Spark Capital, who led the startup's $20 million Series A round in February, announced Sunday night that it has chosen to "sever all ties."
"We have stepped down from our position on the board and we are in the process of making arrangements to ensure we do not profit from our recent investment in Dispo," the venture capital firm posted on Twitter.
The firm did not directly address its investment and could not be immediately reached for comment.
Meanwhile, Dobrik, a co-founder of the Los Angeles company, said he has stepped down from Dispo, according to a report from The Information.
The departures come on the heels of a report from Business Insider last week that outlined the story of one woman who said she was sexually assaulted by a former member of the content creator group Vlog Squad. The woman said Dobrik had been present that night before the assault, filming.
Days after the story was published, a handful of Dobrik's sponsors, including HelloFresh and the Dollar Shave Club, ended their partnerships with the social media influencer. DoorDash, Honey, General Mills and Angel City Football Club also dropped sponsorships.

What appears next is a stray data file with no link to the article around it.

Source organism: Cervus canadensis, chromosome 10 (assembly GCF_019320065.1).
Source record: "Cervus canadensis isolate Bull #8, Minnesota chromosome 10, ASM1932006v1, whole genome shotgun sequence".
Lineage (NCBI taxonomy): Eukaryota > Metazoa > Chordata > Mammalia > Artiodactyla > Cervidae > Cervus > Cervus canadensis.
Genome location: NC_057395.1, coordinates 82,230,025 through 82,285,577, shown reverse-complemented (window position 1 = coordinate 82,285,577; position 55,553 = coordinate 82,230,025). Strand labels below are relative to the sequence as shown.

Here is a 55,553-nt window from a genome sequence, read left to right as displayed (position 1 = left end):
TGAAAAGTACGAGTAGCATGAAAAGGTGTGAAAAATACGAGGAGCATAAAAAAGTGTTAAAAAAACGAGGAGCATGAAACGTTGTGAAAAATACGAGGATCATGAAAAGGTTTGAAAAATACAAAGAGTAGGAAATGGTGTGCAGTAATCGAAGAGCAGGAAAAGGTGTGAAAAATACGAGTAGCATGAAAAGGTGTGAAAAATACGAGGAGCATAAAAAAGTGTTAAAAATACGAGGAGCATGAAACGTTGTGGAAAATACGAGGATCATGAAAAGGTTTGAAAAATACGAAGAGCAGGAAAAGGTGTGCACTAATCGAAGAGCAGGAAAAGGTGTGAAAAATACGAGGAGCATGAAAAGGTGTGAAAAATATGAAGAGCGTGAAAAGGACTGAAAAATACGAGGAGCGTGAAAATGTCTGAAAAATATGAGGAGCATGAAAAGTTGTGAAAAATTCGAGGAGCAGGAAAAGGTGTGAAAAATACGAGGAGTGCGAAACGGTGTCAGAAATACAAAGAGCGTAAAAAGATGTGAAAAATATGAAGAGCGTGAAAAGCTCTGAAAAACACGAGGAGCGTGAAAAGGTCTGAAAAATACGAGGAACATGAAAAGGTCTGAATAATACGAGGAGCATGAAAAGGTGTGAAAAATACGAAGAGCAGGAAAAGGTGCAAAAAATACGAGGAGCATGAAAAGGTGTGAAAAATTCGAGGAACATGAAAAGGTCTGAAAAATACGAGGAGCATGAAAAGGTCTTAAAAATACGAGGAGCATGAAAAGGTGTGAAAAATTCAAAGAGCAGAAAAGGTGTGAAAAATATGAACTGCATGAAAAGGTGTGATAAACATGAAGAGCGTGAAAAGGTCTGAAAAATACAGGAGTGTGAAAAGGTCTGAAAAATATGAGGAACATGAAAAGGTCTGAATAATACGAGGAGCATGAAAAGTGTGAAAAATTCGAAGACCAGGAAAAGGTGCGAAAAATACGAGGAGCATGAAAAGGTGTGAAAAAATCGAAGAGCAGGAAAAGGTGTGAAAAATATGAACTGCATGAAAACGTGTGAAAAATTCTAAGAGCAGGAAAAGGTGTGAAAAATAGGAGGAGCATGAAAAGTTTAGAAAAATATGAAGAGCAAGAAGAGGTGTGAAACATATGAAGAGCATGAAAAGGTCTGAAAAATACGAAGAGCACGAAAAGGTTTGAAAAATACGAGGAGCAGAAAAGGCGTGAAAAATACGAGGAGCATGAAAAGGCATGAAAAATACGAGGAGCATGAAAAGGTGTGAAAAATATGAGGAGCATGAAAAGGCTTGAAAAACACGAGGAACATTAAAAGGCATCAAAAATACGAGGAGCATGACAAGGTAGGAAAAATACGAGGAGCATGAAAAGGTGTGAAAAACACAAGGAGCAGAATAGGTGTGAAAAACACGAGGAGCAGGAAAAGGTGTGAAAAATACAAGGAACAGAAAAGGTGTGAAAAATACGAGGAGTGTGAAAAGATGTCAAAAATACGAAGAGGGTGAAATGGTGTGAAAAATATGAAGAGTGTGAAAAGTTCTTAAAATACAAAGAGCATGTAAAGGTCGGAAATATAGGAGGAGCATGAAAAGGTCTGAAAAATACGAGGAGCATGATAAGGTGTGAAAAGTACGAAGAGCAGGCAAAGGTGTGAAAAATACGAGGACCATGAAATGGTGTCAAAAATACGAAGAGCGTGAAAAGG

Early-stage investors are beginning to speak up about the allegations and reports.
Seven Seven Six, an early-stage venture capital firm created by Reddit's Alexis Ohanian, tweeted Monday that the allegations "are extremely troubling and are directly at odds" with the firm's values.
"We have made the decision to donate any profits from our investment in Dispo to an organization working with survivors of sexual assault," the firm posted. "We have believed in Dispo's mission since the beginning and will continue to support the hardworking team bringing it to life."
Ohanian could not be reached directly for comment.
Minutes later, Unshackled Ventures, an early-stage fund for immigrant founders, posted a brief statement calling the allegations "disturbing." The firm also participated in Dispo's October seed round and told TechCrunch it would also donate any profits to groups dedicated to survivors of sexual assault.
"As a female majority team, we do not take this lightly," reads the tweet. "We are in support of the companies decision to part ways with David and will continue to monitor the situation closely."
Editor's note: This story has been updated with new information about sponsorships and investors throughout.
Breanna de Vera also contributed to this report.
- Dispo Camera App Likely to Be Valued at $100M or More - dot.LA ›
- David Dobrik's Dispo App Intros Retro Camera Waiting Periods - dot ... ›
- David Dobrik Responds After Allegations Against Vlog Squad - dot.LA ›
- Will the David Dobrik Allegations Change How VCs Operate? - dot.LA ›
- Dispo is Back Without Co-Founder David Dobrik - dot.LA ›